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A thorough guide that doesn't have to be intimidating PLUS Free Ebook Copy With Print Version
on November 30, 2012
The Windows 8 Inside Out isn't going to be for everyone, or it won't all be for everyone, but that doesn't mean it's not a great guide. It contains some information perfect for beginners and some that is so specialized that it may only appeal to 5% of all readers. I'd recommend that you come in with at least a little knowledge of an older version of windows if you want this book to be hassle free, but beyond that don't be intimidated by the upper end knowledge in this book. Having a few topics that you don't understand or have no interest in learning about won't take away from the more basic information that the book provides.
The book itself is divided into 5 major sections (Getting Started, File Management, Music Videos Tv and Movies, Security and Privacy, and Networking). For many users, the getting started section may be the only section that fully applies to you. If you don't care about being a power user and milking your machine for every last bit of speed I'd read the getting started section and then skim the table of contents or index for other things that interest you. Intermediate users will probably use the first few chapters in each section, but the chapters seem to get more obscure after that and probably won't apply for a majority of people.
For example Part 3 (Music, videos, tv, and movies) starts off with Chapter 14, "Music and Videos." It includes a good overview of the built in music app, managing play lists, copying CDs, editing videos with Movie Maker, etc (all conceivably things that a normal user would want to do). Part 3 ends with a chapter on creating a home theater PC. I've recently become a little bit of a home theater junkie and I thought it was an interesting and informative section to browse just in case I want to take the leap some time in the near future, but most people have no interest in integrating a PC into their living room TV setup.
It seems that all of the sections are set up this way and I for one like it. I'll read until I hit a topic or a level that either doesn't apply to me or I don't have the computer background to understand and then I'll stop, scan the table of contents and move on. Putting complex topics near the end of each section means that I don't have to jump around as much as I might if the topics were mixed without regard for complexity or obscurity.
The layout of the headings, tips and tricks boxes (called "inside out" boxes), and graphics is quite good which makes finding what you're looking for easy. I do wish that the publisher had opted for color graphics and headings if only because they're a little nicer to look at and are a little easier for me to quickly identify if I'm flipping through pages, but its not a huge deal.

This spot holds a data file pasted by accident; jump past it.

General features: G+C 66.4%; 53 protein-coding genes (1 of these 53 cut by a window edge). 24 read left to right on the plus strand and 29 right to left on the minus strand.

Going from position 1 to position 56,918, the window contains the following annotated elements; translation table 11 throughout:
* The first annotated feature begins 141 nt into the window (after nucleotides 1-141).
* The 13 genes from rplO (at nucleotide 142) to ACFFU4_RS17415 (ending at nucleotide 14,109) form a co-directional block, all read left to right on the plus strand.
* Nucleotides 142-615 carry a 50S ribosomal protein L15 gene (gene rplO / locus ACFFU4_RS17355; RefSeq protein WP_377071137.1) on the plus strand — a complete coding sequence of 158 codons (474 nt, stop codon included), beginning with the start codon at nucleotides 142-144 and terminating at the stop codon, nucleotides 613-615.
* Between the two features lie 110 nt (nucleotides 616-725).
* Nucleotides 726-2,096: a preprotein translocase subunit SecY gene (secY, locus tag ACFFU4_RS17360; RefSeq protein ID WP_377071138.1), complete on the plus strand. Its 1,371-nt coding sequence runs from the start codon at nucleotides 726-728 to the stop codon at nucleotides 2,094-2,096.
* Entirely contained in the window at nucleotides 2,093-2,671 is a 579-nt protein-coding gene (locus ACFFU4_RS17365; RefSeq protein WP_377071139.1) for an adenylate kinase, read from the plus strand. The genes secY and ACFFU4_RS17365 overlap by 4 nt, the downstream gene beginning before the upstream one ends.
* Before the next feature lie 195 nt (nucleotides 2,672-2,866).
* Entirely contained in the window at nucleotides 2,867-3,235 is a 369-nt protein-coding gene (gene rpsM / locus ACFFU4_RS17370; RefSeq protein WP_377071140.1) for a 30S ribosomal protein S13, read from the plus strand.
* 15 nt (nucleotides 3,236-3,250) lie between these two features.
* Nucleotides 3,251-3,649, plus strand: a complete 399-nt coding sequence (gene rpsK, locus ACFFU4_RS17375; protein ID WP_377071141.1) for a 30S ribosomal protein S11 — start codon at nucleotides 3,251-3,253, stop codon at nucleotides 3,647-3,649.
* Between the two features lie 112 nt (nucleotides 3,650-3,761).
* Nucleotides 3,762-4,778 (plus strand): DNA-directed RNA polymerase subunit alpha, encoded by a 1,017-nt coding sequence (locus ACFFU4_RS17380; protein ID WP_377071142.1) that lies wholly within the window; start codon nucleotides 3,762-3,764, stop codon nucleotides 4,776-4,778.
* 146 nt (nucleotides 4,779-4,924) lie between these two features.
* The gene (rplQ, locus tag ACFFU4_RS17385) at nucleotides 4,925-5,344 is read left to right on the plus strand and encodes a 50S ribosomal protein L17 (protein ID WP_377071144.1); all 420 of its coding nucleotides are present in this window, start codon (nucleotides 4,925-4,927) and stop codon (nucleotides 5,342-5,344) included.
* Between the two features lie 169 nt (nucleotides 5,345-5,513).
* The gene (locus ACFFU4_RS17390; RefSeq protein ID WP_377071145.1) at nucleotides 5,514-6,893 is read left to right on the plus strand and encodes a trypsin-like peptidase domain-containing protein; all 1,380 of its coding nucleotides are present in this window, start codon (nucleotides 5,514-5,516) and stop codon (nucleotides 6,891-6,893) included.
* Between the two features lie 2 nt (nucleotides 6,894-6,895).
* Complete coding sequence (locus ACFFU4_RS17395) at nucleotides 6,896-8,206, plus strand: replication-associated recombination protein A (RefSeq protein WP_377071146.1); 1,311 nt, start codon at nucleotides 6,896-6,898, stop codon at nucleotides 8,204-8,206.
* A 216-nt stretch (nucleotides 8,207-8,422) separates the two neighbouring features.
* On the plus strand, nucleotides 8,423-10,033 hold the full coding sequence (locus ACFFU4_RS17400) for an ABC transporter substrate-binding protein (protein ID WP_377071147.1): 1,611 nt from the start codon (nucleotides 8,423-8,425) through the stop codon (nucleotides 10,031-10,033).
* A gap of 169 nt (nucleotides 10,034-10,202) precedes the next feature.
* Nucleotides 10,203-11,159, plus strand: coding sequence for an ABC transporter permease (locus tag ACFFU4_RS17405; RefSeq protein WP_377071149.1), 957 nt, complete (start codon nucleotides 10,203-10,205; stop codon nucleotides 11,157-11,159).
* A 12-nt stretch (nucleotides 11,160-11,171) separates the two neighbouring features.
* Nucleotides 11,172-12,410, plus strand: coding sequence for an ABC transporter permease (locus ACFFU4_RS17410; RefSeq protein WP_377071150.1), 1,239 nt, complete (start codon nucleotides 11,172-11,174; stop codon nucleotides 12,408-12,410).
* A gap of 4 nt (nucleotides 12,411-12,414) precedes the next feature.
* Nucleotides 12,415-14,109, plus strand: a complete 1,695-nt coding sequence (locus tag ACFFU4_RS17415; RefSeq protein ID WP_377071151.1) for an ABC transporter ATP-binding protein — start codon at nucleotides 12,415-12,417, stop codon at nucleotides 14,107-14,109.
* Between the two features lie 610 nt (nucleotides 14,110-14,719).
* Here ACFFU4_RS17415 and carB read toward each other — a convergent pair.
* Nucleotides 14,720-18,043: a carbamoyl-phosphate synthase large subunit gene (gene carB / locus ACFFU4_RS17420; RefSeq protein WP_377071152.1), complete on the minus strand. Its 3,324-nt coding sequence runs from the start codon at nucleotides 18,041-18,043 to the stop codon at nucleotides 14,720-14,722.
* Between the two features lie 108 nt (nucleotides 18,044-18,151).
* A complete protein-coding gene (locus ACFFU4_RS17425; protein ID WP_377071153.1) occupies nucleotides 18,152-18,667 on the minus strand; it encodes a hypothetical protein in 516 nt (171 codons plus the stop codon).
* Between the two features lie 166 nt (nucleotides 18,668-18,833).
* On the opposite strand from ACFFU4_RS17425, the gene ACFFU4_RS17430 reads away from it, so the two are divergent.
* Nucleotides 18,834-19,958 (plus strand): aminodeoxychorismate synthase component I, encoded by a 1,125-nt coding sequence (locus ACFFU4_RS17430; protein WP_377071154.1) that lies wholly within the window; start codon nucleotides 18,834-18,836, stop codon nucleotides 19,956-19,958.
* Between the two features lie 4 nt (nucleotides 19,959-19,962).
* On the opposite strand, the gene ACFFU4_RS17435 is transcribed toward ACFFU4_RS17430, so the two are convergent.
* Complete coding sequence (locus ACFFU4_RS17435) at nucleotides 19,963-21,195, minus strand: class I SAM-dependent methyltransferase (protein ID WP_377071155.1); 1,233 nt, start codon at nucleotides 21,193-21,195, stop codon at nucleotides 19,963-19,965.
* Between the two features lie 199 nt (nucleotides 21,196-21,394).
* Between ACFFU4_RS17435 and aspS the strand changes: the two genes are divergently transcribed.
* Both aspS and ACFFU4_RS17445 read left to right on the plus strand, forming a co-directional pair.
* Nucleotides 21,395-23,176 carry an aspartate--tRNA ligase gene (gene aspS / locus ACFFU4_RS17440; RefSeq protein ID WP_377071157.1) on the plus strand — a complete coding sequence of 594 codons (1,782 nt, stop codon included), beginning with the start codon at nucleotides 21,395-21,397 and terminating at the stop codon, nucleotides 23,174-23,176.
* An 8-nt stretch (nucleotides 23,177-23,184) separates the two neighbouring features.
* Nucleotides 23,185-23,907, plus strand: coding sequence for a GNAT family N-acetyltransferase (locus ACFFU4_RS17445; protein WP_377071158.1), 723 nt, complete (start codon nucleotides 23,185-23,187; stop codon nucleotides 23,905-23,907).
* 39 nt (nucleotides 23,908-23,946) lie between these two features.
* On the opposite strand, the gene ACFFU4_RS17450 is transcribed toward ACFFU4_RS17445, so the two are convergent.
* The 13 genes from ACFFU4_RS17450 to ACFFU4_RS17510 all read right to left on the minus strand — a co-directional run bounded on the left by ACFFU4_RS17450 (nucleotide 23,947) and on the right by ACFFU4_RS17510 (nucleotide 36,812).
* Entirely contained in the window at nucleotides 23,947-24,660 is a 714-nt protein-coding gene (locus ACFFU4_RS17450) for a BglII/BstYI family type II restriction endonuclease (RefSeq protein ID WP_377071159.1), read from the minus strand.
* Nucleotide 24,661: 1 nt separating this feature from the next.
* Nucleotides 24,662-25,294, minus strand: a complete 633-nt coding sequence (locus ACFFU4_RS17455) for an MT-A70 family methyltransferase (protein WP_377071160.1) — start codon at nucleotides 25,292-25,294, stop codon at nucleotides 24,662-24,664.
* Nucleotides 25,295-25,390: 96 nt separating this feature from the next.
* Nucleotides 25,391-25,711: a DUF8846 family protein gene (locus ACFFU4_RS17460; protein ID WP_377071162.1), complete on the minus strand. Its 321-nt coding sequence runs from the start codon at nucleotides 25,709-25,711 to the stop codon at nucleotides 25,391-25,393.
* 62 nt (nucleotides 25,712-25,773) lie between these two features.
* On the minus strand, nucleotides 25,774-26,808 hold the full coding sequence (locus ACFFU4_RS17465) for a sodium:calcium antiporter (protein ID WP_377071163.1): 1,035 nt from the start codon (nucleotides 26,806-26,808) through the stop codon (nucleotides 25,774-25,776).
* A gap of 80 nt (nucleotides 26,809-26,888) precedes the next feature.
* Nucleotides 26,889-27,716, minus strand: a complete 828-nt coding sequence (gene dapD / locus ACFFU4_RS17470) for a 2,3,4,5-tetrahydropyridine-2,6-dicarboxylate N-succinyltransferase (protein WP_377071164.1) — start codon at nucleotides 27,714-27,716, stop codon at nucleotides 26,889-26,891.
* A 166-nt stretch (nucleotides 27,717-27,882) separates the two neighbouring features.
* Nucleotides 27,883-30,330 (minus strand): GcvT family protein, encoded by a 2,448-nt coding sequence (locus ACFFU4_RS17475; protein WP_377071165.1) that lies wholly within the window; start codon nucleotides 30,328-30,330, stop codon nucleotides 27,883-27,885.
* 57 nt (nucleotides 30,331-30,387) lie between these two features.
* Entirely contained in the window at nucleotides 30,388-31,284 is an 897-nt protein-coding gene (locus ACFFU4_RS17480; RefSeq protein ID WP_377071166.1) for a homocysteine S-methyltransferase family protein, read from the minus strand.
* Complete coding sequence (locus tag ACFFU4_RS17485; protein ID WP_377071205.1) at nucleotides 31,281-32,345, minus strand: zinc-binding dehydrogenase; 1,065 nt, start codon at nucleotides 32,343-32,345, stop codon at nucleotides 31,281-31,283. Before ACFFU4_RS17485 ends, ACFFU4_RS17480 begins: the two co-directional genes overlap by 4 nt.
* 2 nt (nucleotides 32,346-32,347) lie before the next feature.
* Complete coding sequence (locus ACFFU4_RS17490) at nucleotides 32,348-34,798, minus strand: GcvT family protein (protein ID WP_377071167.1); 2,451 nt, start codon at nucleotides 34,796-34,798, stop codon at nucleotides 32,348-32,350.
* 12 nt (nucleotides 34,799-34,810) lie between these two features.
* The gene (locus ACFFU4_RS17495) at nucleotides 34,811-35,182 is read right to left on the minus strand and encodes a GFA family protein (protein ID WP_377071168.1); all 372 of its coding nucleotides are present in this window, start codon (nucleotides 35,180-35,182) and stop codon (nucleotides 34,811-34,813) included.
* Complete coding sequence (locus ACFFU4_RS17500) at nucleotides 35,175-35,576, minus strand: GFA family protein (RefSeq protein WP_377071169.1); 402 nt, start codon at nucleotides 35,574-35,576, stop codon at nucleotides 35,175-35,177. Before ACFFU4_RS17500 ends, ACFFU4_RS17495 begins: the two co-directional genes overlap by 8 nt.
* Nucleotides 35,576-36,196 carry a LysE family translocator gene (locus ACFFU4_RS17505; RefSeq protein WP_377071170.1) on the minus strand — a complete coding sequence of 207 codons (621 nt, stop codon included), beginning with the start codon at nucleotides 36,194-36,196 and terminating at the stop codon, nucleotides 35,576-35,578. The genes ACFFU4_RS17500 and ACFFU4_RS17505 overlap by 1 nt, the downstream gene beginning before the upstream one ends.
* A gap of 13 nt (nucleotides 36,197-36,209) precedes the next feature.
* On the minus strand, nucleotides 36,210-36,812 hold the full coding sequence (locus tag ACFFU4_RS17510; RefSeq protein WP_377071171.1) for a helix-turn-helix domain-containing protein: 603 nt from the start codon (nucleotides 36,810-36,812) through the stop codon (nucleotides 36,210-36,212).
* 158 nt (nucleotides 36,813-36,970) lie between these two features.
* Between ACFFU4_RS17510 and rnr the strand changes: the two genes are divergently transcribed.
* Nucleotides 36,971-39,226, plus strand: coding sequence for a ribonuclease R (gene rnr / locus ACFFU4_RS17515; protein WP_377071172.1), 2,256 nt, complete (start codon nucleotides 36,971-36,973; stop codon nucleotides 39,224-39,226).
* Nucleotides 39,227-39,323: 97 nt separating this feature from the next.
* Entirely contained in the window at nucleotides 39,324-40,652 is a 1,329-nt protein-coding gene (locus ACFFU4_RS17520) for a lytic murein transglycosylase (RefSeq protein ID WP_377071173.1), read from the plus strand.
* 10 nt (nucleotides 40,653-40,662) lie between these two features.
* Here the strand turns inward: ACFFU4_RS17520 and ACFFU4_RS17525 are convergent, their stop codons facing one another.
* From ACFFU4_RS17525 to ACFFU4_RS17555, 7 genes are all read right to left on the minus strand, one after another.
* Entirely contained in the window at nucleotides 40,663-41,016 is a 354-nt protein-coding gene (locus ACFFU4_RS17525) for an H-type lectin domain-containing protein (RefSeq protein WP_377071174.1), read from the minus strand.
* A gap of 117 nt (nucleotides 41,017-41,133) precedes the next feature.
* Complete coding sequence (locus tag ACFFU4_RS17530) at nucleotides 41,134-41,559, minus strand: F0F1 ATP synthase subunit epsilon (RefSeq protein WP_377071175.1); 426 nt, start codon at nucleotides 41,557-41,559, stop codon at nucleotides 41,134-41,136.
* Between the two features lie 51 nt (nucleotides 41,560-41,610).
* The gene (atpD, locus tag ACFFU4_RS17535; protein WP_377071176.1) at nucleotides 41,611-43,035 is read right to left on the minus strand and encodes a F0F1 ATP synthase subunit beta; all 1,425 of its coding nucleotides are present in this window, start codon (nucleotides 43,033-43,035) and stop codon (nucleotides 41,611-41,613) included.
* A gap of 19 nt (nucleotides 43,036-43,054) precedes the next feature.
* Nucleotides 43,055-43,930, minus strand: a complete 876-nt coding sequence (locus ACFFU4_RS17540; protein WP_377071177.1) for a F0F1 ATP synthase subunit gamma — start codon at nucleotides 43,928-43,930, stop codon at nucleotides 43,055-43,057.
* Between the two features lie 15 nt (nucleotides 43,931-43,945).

What is a huge deal (and a huge plus) in terms of publisher choices was the decision to include access to a free ebook copy and several free online help videos with the print copy. I love the feel of a physical book, but the ebook is great because it's searchable. When I look at a giant manual one of the most important factors in buying is the index and table of contents because if you don't plan on reading the whole book, having a good way to find specific topics is imperative. But no matter how good an index is there are always a few "slang" terms that the author may have used in the book, but hasn't put in the index. Having a fully searchable digital copy fixes that. The ebook is also nice because it links you directly to the online videos. The videos provide a slightly different teaching style which seemed to help me understand concepts quicker than when I read the book without them. They cover many of the same topics as the text in the book and the links to them are included in those sections. If you're reading the ebook you can be watching the video in just one click and back to the book the click after that. I've found that this makes my whole learning experience less stressful because its not an extra ordeal to take a look at the extra help. The result is that I access it sooner than I would if I had to put down the book, launch a browser, type an address, etc so I spend less time frustrated and more time learning.
Overall I think this is a well put together book (and accompanying videos/ebook). It's got some complex topics and assumes that you have at least a little windows background so its probably not the book I would buy grandma to help her get going on her first computer, but it is the book I would look to as my easily searchable reference that covers the topics I need today and the things I don't even know exist yet for tomorrow.